Probably the most common easy way wraps essentially your second choice into a template named
lexical_cast, such as the one in Boost, so your code looks like this:
int a = 10;
string s = lexical_cast<string>(a);
One nicety of this is that it supports other casts as well (e.g., in the opposite direction works just as well).
Also note that although Boost lexical_cast started out as just writing to a stringstream, then extracting back out of the stream, it now has a couple of additions. First of all, specializations for quite a few types have been added, so for many common types, it's substantially faster than using a stringstream. Second, it now checks the result, so (for example) if you convert from a string to an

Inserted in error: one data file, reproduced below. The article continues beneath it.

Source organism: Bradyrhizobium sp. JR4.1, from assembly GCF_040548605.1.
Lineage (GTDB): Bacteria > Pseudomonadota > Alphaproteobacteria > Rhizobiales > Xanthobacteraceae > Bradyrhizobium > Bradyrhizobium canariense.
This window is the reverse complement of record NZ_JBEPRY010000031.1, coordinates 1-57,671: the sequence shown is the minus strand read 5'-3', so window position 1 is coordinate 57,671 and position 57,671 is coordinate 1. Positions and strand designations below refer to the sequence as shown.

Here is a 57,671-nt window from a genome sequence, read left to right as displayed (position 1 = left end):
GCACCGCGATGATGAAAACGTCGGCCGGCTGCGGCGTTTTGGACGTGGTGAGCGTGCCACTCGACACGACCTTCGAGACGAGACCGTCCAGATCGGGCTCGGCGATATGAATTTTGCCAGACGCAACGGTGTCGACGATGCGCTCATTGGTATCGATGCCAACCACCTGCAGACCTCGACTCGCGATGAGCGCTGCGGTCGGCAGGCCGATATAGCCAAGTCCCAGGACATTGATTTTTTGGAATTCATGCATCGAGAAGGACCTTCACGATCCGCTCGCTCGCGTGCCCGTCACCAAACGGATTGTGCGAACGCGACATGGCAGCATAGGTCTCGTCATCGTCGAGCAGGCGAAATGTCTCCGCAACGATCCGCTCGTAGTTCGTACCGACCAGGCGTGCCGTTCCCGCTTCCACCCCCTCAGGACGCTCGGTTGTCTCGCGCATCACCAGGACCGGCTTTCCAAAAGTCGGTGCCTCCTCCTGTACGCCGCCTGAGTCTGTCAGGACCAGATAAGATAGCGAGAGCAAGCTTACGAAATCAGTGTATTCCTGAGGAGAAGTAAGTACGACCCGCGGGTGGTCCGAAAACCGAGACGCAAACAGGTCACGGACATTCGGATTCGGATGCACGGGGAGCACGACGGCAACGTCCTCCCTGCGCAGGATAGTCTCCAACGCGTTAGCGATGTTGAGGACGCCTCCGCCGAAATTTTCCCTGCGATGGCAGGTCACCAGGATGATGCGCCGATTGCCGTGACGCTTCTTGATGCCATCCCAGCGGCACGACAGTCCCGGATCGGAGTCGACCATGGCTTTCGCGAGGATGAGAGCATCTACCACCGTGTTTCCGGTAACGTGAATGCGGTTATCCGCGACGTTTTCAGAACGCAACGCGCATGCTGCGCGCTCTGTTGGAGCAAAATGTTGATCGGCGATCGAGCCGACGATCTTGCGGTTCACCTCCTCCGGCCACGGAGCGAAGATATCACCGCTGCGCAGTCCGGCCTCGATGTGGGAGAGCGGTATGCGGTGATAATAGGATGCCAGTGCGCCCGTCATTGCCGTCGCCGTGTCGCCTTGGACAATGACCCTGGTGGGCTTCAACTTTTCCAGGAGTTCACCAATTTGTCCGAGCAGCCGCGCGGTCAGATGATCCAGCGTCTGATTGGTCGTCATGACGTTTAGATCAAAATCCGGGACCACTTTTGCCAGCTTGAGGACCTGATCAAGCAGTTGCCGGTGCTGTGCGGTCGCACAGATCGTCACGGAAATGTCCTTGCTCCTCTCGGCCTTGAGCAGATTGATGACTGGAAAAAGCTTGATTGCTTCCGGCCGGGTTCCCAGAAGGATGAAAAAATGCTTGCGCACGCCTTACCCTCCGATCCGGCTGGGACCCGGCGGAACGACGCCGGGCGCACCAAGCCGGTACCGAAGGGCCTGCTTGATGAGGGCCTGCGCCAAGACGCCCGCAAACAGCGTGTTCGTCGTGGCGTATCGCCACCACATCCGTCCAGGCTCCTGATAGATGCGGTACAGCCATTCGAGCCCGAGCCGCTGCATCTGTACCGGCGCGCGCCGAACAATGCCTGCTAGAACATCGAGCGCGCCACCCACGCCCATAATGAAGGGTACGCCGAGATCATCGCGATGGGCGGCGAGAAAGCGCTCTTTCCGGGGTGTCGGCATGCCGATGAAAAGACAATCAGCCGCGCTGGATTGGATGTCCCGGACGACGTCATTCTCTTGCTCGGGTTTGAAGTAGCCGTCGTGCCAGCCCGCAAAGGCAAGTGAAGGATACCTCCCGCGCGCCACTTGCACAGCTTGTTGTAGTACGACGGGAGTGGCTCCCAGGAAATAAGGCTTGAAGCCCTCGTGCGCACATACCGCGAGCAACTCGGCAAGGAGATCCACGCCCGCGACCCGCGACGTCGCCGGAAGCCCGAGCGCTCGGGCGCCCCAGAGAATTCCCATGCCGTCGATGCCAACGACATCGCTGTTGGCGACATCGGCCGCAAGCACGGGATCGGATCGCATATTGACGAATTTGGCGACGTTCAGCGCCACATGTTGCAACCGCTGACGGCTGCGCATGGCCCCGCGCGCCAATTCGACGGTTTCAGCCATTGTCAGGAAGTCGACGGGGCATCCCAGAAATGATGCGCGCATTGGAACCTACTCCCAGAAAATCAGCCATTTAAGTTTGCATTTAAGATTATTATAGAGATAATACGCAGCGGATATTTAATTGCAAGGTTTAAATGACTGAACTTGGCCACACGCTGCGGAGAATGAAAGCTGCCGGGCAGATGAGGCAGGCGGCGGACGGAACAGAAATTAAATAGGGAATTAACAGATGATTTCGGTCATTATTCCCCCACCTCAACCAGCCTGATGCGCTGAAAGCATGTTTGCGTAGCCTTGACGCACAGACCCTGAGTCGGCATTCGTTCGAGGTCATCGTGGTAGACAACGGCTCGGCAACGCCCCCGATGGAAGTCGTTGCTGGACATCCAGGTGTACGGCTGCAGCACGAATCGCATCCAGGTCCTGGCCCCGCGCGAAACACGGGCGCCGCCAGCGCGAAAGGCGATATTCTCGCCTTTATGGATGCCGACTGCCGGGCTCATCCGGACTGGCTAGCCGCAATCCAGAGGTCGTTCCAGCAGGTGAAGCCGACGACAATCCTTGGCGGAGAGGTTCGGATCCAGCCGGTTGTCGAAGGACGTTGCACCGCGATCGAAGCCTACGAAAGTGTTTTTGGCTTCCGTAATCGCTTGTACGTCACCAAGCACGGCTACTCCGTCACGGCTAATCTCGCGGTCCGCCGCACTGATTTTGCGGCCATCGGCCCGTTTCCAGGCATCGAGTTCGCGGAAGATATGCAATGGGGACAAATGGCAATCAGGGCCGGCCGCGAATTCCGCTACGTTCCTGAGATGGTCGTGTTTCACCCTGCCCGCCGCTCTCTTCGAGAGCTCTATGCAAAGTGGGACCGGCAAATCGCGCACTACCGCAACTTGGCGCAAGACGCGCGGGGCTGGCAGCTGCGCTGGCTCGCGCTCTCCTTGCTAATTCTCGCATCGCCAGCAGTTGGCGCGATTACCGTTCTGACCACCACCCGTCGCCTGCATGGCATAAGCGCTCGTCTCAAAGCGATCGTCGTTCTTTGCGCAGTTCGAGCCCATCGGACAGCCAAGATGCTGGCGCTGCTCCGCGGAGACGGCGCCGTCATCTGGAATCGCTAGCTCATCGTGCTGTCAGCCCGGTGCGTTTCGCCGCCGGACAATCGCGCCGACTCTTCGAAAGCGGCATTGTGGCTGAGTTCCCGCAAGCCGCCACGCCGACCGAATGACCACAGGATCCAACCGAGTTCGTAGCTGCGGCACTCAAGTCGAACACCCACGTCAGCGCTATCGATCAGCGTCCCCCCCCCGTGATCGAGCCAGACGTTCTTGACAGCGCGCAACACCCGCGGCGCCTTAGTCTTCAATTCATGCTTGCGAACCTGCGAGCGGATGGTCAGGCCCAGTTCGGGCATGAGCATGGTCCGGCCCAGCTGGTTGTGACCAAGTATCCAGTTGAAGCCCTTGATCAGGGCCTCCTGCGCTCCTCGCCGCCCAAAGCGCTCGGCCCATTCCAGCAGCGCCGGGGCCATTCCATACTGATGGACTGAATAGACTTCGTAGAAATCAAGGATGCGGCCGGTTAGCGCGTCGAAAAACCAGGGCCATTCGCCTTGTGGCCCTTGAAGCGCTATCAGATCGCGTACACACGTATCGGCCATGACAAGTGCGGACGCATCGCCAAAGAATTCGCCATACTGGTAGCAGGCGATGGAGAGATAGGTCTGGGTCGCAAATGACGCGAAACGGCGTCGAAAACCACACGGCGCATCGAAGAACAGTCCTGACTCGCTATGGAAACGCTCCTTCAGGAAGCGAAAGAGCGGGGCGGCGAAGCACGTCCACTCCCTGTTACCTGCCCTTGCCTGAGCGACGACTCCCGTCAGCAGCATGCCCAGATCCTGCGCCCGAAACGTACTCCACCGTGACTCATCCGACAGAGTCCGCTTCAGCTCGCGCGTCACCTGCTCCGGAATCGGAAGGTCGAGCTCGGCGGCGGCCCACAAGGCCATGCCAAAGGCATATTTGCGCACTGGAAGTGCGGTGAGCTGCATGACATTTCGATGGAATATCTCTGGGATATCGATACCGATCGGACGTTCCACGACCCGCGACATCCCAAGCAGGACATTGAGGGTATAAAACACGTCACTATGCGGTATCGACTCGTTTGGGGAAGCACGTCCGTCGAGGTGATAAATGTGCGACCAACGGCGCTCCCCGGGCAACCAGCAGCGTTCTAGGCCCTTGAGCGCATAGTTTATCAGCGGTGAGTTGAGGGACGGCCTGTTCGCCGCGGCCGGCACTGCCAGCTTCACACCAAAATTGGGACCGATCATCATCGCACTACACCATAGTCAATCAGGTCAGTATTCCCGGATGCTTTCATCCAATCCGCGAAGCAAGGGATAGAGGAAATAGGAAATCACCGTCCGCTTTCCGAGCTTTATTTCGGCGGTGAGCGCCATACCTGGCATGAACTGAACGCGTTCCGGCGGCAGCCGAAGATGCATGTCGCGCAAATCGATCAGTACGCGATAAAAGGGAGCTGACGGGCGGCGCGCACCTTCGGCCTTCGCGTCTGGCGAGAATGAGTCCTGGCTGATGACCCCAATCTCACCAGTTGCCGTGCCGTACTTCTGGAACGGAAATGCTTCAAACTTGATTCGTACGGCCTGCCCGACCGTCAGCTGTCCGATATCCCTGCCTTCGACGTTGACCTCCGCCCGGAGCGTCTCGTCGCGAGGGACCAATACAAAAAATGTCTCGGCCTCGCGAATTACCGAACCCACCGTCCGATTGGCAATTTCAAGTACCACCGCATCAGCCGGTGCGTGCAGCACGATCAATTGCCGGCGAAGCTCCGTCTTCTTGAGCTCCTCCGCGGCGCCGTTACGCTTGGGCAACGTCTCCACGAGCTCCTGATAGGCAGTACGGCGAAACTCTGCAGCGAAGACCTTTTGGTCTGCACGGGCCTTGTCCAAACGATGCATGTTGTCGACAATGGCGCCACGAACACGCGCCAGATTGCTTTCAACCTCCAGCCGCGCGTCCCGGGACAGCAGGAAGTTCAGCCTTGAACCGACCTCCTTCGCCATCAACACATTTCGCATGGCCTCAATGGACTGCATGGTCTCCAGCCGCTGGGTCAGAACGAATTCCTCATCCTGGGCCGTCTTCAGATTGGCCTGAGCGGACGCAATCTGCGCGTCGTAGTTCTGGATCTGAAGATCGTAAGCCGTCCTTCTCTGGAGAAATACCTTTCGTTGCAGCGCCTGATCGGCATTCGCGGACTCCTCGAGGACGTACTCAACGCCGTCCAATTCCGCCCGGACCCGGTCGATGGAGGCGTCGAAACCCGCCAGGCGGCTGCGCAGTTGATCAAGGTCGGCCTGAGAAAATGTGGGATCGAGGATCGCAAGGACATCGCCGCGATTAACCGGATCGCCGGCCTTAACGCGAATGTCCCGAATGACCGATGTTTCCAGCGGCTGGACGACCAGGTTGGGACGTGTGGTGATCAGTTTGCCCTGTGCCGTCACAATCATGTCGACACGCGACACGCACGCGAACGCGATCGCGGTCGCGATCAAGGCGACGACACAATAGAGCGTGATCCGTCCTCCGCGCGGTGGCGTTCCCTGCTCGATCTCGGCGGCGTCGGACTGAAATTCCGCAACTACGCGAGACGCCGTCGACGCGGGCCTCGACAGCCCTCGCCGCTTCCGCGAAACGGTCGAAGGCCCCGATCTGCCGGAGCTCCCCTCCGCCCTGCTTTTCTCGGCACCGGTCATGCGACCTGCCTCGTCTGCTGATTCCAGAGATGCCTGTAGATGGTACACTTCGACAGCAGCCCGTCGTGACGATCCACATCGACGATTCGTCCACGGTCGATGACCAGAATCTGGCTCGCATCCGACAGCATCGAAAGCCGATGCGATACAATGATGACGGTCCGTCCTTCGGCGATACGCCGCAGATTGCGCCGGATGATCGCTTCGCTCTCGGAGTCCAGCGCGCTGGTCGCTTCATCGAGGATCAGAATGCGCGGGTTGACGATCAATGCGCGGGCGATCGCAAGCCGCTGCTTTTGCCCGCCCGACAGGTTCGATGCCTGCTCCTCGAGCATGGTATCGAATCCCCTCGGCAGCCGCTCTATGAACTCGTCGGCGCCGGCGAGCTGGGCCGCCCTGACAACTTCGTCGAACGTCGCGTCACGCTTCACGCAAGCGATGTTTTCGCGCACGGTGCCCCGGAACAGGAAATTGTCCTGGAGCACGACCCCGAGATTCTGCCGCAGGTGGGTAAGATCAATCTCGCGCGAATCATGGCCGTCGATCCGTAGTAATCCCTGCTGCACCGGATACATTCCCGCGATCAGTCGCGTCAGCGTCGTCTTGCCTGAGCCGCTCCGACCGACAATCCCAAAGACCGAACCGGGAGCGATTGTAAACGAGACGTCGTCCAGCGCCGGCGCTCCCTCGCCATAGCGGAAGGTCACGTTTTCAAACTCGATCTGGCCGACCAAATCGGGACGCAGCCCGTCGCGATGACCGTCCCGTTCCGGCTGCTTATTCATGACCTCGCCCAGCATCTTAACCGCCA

int, it can throw an exception if the string contains something that couldn't be converted to an
1234 would succeed, but
123abc would throw).
Edit (since this is getting a bit old):
As of C++11, there's a
std::to_string function overloaded for integer types, so you can use code like:
int a = 20;
std::string s = to_string(a);
The standard defines these as being equivalent to doing the conversion with
sprintf (using the conversion specifier that matches the supplied type of object, such as
int), into a buffer of sufficient size, then creating an
std::string of the contents of that buffer.